Anyway, I thought Part Three would be the ending, but it turns out it’s going to need a few more minutes which would push it (probably) over the ten-minute mark. I really don’t want to post a video that long; my own viewing habits, particularly for certain subjects like animation, make me reluctant to watch anything that long. Therefore posting anything that long would seem counter to my own view as a consumer.

Plus, the work has been pretty all-consuming and at a certain point, I just get sick of it and don’t want to touch it. Which would mean a delay of several weeks, and posting something so long I probably wouldn’t watch it myself.

So, Part Three adds some more stuff, but doesn’t yet wrap things up. That will be the job for Part Four. There’s a lot of Part Four already animated, it just isn’t done yet.

But in the meantime, here’s Part Three.

Thanks for visiting, as always, and I hope to see everyone really soon.

November 2020

Well, there’s November. A great deal of work has been done on the new project, with which I hope to conclude “Instruction.”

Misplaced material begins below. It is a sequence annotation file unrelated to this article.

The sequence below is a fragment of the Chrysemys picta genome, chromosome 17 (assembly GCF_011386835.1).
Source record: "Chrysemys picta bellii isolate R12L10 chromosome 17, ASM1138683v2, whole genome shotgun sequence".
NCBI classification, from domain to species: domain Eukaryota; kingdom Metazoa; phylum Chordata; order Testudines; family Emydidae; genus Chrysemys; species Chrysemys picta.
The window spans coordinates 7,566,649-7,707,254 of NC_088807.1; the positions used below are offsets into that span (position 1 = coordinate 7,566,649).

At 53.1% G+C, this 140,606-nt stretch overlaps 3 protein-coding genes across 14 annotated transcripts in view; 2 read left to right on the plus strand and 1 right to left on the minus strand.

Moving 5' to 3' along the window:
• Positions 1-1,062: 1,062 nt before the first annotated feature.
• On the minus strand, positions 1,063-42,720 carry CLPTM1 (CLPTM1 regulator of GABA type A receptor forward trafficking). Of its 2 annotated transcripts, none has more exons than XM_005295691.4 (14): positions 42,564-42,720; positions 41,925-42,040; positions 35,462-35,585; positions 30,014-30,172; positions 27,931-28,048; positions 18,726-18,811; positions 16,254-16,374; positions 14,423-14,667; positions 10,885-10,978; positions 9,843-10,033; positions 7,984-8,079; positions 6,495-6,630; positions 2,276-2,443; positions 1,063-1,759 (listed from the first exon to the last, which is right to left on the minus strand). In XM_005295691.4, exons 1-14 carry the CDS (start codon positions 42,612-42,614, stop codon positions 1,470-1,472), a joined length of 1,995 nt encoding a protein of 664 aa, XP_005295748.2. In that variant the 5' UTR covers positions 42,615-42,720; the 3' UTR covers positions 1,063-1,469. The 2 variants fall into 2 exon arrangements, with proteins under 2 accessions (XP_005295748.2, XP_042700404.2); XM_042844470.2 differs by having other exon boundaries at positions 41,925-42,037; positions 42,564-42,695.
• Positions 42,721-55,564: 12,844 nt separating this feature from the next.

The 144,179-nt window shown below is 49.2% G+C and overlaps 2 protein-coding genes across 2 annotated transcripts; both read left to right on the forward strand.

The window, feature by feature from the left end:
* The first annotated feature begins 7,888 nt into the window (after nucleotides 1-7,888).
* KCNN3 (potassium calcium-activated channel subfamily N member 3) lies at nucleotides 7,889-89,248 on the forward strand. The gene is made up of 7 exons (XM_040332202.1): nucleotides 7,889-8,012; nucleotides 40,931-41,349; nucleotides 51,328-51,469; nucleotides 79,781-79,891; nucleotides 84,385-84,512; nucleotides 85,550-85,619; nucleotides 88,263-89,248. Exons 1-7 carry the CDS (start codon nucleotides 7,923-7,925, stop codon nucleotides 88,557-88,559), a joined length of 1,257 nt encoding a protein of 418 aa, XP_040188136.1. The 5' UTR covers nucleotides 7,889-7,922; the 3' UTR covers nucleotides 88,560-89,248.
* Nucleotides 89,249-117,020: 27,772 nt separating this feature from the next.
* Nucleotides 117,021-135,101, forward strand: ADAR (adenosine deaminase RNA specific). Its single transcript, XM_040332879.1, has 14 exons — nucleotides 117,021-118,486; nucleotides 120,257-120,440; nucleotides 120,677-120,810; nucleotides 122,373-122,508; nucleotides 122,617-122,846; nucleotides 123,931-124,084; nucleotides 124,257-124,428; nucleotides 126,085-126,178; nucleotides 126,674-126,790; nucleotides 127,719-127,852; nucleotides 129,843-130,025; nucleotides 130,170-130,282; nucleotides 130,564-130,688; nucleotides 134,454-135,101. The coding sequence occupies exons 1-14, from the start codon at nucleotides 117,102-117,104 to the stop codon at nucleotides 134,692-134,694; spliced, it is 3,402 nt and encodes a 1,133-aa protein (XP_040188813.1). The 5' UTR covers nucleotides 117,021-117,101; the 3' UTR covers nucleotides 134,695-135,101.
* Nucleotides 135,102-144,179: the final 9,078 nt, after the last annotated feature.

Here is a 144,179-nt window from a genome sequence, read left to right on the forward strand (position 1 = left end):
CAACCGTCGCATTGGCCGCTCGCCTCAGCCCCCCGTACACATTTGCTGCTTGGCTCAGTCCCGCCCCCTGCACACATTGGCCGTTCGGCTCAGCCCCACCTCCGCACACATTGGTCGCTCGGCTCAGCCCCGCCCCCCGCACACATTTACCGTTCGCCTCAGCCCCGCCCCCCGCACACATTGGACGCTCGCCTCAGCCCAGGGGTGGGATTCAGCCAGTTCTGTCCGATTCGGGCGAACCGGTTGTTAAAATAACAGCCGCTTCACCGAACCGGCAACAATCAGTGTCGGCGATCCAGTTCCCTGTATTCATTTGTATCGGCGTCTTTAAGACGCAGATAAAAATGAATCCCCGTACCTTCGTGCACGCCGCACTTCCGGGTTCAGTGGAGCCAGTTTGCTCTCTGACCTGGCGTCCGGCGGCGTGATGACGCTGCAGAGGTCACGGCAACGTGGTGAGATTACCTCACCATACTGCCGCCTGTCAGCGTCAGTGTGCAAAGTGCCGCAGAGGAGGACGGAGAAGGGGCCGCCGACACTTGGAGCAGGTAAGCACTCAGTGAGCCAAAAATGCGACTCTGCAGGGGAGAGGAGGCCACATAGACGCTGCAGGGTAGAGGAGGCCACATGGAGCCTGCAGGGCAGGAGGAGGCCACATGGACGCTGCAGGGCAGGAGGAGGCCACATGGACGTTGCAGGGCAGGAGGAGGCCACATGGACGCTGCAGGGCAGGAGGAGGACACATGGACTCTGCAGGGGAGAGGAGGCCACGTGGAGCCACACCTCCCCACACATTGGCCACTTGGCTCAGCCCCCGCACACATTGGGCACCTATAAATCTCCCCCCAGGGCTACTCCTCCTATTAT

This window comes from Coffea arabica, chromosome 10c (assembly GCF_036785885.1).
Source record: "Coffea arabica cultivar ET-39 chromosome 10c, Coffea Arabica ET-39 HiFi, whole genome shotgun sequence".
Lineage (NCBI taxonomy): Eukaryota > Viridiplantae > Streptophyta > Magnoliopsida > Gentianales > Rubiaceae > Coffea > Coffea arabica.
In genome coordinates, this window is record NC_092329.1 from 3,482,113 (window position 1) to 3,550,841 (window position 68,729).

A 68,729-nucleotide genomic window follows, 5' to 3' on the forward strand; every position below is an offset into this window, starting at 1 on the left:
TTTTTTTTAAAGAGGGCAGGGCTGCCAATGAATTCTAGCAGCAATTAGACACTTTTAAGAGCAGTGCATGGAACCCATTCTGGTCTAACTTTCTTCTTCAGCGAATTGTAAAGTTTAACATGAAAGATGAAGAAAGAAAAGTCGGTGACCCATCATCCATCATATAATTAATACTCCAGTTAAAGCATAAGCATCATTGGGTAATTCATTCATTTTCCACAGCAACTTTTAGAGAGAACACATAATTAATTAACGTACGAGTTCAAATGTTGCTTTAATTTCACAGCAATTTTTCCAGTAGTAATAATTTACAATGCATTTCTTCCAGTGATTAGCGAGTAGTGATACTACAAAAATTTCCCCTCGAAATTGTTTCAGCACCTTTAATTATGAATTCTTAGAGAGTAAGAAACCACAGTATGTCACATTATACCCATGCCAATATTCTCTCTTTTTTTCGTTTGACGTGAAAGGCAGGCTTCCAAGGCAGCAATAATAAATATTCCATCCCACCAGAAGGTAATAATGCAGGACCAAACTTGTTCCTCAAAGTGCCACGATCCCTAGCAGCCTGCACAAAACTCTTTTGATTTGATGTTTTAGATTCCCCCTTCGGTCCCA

At least the visual part; I haven’t done anything with the sound.

Will it be presentable before the end of the year? I kind of doubt that, but occasionally I am surprised.

See you next month, and thanks for stopping by.

October 2020


Well, part three of “Instruction” continues to move along, though without a real strong framework…I’ve got scenes that could literally be placed anywhere. That’s not good, as far as I’m concerned–story points should be embedded in every scene so that they eventually add up.

But since this story is so nebulous, I guess I’m not surprised the story points are not evident. Oh well.

See you next month.

A Brave New World For Young Moderns

Well, that was fun.  Computer problems are always fun…depending on how you define the word “fun.”

My main computer is a desktop running Windows 7.  (I really dislike Windows 10.  I could go on, but won’t.)  A couple of Thursdays ago, the computer started giving me performance issues, and finally it booted into the Windows 7 Rescue interface, which is when I regretted not replacing my hard drive a while ago.